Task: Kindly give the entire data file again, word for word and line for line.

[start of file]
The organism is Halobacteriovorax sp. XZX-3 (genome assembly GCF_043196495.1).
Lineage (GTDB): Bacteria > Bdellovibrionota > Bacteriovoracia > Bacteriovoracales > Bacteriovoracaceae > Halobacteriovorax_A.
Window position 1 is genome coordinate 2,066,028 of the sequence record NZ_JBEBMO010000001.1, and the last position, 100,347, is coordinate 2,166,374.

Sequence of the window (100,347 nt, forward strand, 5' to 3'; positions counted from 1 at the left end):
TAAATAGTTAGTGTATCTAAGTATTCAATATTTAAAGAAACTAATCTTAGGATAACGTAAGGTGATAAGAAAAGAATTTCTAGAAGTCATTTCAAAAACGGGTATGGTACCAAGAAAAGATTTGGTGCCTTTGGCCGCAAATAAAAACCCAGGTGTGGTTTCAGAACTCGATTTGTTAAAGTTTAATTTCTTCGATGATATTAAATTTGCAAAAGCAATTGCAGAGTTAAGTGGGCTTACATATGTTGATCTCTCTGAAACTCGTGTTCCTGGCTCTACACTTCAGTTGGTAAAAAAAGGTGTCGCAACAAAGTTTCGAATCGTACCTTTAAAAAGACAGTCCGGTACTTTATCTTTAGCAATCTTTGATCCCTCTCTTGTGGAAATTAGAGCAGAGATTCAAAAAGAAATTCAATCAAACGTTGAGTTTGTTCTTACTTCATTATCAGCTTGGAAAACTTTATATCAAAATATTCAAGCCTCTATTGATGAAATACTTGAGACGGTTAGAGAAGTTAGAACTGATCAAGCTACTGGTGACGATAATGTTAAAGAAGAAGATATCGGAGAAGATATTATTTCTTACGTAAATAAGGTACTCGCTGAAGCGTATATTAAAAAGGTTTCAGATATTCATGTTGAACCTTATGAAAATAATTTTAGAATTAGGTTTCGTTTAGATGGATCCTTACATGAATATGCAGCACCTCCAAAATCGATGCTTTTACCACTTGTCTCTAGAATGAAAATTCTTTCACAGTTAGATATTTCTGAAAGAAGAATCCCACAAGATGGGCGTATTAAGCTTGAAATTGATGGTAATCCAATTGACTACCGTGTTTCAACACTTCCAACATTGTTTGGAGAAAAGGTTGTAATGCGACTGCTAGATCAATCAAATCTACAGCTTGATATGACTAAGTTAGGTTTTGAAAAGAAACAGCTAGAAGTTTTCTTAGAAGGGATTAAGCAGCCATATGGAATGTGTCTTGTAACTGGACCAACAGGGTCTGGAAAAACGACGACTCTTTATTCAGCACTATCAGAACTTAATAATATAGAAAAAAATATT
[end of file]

The organism is Halobacteriovorax sp. XZX-3 (genome assembly GCF_043196495.1).
Lineage (GTDB): Bacteria > Bdellovibrionota > Bacteriovoracia > Bacteriovoracales > Bacteriovoracaceae > Halobacteriovorax_A.
Window position 1 is genome coordinate 2,066,028 of the sequence record NZ_JBEBMO010000001.1, and the last position, 100,347, is coordinate 2,166,374.

Sequence of the window (100,347 nt, forward strand, 5' to 3'; positions counted from 1 at the left end):
TAAATAGTTAGTGTATCTAAGTATTCAATATTTAAAGAAACTAATCTTAGGATAACGTAAGGTGATAAGAAAAGAATTTCTAGAAGTCATTTCAAAAACGGGTATGGTACCAAGAAAAGATTTGGTGCCTTTGGCCGCAAATAAAAACCCAGGTGTGGTTTCAGAACTCGATTTGTTAAAGTTTAATTTCTTCGATGATATTAAATTTGCAAAAGCAATTGCAGAGTTAAGTGGGCTTACATATGTTGATCTCTCTGAAACTCGTGTTCCTGGCTCTACACTTCAGTTGGTAAAAAAAGGTGTCGCAACAAAGTTTCGAATCGTACCTTTAAAAAGACAGTCCGGTACTTTATCTTTAGCAATCTTTGATCCCTCTCTTGTGGAAATTAGAGCAGAGATTCAAAAAGAAATTCAATCAAACGTTGAGTTTGTTCTTACTTCATTATCAGCTTGGAAAACTTTATATCAAAATATTCAAGCCTCTATTGATGAAATACTTGAGACGGTTAGAGAAGTTAGAACTGATCAAGCTACTGGTGACGATAATGTTAAAGAAGAAGATATCGGAGAAGATATTATTTCTTACGTAAATAAGGTACTCGCTGAAGCGTATATTAAAAAGGTTTCAGATATTCATGTTGAACCTTATGAAAATAATTTTAGAATTAGGTTTCGTTTAGATGGATCCTTACATGAATATGCAGCACCTCCAAAATCGATGCTTTTACCACTTGTCTCTAGAATGAAAATTCTTTCACAGTTAGATATTTCTGAAAGAAGAATCCCACAAGATGGGCGTATTAAGCTTGAAATTGATGGTAATCCAATTGACTACCGTGTTTCAACACTTCCAACATTGTTTGGAGAAAAGGTTGTAATGCGACTGCTAGATCAATCAAATCTACAGCTTGATATGACTAAGTTAGGTTTTGAAAAGAAACAGCTAGAAGTTTTCTTAGAAGGGATTAAGCAGCCATATGGAATGTGTCTTGTAACTGGACCAACAGGGTCTGGAAAAACGACGACTCTTTATTCAGCACTATCAGAACTTAATAATATAGAAAAAAATATT